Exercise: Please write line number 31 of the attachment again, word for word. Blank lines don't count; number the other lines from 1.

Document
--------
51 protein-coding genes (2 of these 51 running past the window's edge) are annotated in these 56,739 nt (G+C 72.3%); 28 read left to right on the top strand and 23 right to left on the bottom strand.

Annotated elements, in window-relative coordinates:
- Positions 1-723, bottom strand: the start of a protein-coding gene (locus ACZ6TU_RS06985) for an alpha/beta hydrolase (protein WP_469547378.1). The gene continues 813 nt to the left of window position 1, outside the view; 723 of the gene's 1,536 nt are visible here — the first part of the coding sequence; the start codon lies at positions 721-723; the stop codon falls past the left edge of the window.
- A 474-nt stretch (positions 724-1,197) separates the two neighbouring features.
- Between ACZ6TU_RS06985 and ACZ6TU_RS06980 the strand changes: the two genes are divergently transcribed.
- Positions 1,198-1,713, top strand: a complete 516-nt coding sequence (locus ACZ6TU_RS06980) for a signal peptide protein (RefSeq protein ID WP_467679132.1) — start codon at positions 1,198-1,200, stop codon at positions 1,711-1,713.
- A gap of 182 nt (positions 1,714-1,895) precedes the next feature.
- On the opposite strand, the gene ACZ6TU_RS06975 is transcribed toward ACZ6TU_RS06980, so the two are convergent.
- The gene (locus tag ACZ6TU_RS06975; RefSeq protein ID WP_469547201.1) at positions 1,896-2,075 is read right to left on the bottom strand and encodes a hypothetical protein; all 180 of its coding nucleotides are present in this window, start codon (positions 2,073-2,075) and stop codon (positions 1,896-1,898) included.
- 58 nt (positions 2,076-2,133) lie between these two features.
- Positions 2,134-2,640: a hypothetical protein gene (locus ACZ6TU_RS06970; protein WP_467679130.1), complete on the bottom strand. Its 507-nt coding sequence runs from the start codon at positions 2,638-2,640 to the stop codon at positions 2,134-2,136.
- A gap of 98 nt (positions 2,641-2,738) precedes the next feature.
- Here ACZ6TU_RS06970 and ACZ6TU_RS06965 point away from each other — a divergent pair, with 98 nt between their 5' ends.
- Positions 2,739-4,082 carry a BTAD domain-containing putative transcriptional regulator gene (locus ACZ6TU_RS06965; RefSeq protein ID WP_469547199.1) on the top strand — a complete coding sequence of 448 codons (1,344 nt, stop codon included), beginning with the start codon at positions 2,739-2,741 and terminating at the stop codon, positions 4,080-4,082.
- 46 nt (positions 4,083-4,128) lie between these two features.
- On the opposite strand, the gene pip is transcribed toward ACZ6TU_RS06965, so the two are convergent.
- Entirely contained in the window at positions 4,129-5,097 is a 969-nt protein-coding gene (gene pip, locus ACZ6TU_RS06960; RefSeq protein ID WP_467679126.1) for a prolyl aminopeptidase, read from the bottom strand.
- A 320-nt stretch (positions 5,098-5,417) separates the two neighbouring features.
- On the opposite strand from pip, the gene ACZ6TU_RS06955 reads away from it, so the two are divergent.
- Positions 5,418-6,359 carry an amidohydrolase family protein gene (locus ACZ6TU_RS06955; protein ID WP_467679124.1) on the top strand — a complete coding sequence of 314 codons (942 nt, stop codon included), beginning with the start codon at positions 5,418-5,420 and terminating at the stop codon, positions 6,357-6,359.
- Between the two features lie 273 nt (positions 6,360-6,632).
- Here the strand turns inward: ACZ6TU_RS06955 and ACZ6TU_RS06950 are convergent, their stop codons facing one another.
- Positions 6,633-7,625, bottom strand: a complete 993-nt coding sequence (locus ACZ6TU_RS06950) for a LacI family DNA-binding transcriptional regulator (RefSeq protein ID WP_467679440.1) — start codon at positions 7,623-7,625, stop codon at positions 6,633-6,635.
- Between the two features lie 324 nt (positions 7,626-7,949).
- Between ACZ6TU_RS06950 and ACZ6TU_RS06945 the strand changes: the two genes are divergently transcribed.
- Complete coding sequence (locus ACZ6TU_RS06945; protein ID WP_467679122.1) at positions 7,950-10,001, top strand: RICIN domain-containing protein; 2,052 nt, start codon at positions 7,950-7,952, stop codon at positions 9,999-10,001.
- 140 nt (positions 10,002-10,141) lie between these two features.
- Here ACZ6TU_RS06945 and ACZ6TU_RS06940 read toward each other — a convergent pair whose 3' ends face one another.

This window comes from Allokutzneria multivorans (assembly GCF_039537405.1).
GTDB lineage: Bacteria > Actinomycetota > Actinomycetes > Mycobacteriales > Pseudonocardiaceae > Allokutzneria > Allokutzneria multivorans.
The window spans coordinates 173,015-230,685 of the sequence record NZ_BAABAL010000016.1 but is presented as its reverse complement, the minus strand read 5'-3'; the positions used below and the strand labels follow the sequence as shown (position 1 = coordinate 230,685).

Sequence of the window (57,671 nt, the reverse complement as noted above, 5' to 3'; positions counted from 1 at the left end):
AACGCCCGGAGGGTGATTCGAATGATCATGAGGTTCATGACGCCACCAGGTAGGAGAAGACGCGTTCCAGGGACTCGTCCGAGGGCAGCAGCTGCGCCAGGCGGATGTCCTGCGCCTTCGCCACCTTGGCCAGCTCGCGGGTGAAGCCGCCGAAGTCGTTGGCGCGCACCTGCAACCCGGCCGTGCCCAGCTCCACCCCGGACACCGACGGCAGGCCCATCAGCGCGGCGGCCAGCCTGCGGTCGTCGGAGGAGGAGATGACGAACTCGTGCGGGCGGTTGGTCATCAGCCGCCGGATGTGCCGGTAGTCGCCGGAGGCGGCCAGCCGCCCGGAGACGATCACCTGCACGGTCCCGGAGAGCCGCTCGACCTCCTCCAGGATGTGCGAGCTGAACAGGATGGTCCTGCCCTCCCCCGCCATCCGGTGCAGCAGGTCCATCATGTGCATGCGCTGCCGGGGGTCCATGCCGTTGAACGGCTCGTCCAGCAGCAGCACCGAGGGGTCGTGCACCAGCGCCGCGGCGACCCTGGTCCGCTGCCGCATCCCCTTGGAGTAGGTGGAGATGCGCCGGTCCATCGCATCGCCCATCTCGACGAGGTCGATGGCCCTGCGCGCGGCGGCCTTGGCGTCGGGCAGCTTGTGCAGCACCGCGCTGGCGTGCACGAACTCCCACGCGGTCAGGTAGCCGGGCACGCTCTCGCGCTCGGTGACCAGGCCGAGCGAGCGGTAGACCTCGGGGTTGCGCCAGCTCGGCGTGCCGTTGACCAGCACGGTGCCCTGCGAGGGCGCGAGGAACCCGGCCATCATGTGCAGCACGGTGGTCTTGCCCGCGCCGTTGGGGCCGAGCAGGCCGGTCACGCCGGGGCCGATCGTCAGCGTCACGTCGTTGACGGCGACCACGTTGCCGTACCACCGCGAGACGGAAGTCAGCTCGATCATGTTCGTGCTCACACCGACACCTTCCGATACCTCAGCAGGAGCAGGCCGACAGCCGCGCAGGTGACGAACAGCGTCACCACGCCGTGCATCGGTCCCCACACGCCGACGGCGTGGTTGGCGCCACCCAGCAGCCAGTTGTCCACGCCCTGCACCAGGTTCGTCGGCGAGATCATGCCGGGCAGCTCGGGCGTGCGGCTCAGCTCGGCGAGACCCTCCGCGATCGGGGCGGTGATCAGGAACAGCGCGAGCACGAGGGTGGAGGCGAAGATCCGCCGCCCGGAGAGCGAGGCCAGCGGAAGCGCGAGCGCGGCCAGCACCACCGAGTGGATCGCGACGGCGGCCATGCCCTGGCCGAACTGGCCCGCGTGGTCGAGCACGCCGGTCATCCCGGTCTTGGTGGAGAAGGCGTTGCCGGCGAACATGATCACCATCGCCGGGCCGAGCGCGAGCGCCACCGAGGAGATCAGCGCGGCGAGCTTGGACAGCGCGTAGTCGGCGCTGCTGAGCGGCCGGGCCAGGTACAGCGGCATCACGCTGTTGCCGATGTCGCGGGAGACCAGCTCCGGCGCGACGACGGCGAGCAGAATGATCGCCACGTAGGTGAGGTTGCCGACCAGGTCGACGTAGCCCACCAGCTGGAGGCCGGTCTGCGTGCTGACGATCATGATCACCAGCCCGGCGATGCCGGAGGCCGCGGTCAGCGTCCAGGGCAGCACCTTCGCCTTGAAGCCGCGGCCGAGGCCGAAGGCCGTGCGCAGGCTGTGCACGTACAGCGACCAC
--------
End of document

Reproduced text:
The window spans coordinates 173,015-230,685 of the sequence record NZ_BAABAL010000016.1 but is presented as its reverse complement, the minus strand read 5'-3'; the positions used below and the strand labels follow the sequence as shown (position 1 = coordinate 230,685).